US Farm Bill Discussions Reignite; Cotton Programme Changed

16 May 2013

Both chambers of the US Congress are discussing their separate versions of a potential 2013 Farm Bill this week, following a long lull in activity from the two chambers on the subject. The Senate legislation already cleared its agriculture committee on Tuesday, with the equivalent House panel expected to do the same in the coming days.

The farm bill is the principal legislation governing US agricultural policy over a five-year period. A new bill was expected last year when the 2008 law expired on 30 September 2012. The two chambers of Congress were unable to reach a compromise on the legislation, however, and agreed instead to extend the existing Farm Bill by an additional year. In order to avoid another extension, the two chambers will have to work out any differences before the new end-September deadline.

This year's updated Senate version would lead to US$24.4 billion in cuts over the next decade, while the current House version aims to reduce spending by up to US$39.7 billion over the same period. More details on the terms of the proposed Farm Bill will follow in next week's Bridges, after the House Agriculture Committee completes its markup process.

Cotton "reference price" cut

The upcoming Farm Bill also represents an opportunity to resolve the long-running WTO dispute between Washington and Brasilia on the US' support of its cotton farmers (DS267), arguably one of the most immediate concerns for Geneva-based negotiators.

The WTO had ruled against the US in the high-profile row, and had authorised Brazil to retaliate against its northern neighbour in certain industrial goods and intellectual property rights. The two sides later came to a deal that put the planned retaliation on hold, in exchange for the US providing Brazil with annual payments of US$147 million and pledges from Washington to reform the non-WTO compliant measures in the next Farm Bill.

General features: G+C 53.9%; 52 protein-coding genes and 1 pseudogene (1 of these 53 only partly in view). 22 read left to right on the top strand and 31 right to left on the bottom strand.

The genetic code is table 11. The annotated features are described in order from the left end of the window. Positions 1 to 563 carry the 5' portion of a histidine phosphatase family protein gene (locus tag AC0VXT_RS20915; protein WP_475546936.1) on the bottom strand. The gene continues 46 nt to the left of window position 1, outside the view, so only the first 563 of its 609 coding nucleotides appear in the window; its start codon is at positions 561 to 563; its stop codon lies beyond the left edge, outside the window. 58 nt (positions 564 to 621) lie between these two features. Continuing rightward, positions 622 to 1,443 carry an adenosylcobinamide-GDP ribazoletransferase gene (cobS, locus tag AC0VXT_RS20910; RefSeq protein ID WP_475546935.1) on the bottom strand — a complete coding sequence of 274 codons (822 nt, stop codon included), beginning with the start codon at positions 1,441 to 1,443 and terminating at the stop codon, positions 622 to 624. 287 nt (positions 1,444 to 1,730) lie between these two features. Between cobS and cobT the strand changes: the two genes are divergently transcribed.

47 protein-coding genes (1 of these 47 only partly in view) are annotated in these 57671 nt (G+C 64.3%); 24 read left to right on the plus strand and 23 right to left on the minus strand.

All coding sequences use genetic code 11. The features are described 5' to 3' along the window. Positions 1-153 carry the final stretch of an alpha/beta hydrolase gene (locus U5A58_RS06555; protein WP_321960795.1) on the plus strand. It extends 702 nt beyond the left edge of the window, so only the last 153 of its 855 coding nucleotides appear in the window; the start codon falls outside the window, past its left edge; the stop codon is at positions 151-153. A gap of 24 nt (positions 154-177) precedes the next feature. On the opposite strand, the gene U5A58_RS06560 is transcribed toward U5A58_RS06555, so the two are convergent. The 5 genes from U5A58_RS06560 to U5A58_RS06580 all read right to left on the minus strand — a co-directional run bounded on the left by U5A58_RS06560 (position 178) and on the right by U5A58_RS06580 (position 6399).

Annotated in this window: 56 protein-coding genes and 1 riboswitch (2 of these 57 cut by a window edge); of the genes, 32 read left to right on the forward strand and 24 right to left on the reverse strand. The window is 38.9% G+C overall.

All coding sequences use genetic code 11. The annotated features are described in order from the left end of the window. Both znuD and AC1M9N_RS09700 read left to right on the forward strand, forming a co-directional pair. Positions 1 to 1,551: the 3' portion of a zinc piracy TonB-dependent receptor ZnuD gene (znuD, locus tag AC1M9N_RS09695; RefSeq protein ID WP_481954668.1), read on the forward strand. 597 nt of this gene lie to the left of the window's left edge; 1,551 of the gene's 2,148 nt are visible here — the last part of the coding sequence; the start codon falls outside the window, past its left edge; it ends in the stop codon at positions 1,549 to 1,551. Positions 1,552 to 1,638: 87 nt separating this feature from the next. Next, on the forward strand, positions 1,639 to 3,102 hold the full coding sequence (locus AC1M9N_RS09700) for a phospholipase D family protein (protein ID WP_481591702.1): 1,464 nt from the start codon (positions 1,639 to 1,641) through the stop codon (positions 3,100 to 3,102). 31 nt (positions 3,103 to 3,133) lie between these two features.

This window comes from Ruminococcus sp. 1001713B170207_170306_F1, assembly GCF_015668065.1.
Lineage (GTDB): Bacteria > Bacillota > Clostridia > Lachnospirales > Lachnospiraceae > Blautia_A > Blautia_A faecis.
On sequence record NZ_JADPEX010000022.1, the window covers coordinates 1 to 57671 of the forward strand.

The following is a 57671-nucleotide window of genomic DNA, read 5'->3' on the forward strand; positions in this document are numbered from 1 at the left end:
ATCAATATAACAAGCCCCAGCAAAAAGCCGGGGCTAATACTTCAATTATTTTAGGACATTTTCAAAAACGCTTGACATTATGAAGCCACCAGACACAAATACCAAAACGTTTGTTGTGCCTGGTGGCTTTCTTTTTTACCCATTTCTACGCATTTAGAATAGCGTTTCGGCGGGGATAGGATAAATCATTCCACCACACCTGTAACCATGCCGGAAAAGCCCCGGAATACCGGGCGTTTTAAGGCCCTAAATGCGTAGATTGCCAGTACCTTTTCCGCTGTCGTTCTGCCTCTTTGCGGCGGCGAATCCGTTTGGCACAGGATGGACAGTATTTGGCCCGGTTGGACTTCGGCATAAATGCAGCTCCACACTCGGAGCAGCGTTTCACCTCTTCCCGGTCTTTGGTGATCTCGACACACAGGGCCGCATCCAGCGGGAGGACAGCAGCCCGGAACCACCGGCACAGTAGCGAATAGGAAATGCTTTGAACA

Under the agreement, Brazil will continue to receive the payments until the passage of successor legislation, at which point a new agreement would be formalised between the two countries to finally resolve the dispute.

One of the main measures under discussion for resolving the WTO dispute is the Stacked Income Support Program (STAX), a supplemental crop insurance initiative. Observers of the farm bill process, however, note that the latest STAX proposal has been substantially revised, allowing for the programme to operate without a reference price - the price at which farmers would receive guaranteed payouts regardless of market based losses - and instead function as a normal insurance programme.

Harry de Gorter, an agricultural trade expert at Cornell University, indicated to Bridges that the reference price set in earlier 2012 versions of the House bill would have been the most trade-distorting element of the proposed change in cotton policy. The House reference price would have led to large payouts if prices fell and would have been potentially trade-distorting in such cases, de Gorter argued in a paper for ICTSD - the publisher of Bridges - last year.

Brazilian Ambassador to the WTO Roberto Carvalho de Azevêdo had echoed similar sentiments in a 2012 letter to the US Congress, urging legislators to find a less trade-distorting resolution to the dispute.

A Brazilian trade official speaking on condition of anonymity told Bridges that not having a reference price was one of the most important things in the new House proposal.

The exclusion of a reference price also resolves the earlier disagreements between the House and Senate on the subject. While the 2012 House bill had included a reference price, the Senate had not, and officials close to the process had indicated that the Senate version would likely have prevailed.

Projections from the Congressional Budget Office on the costs of the bill indicated that the US would spend identical amounts on STAX between 2014-18, regardless of which chamber's version is used: nearly US$1.5 billion.

ICTSD reporting.

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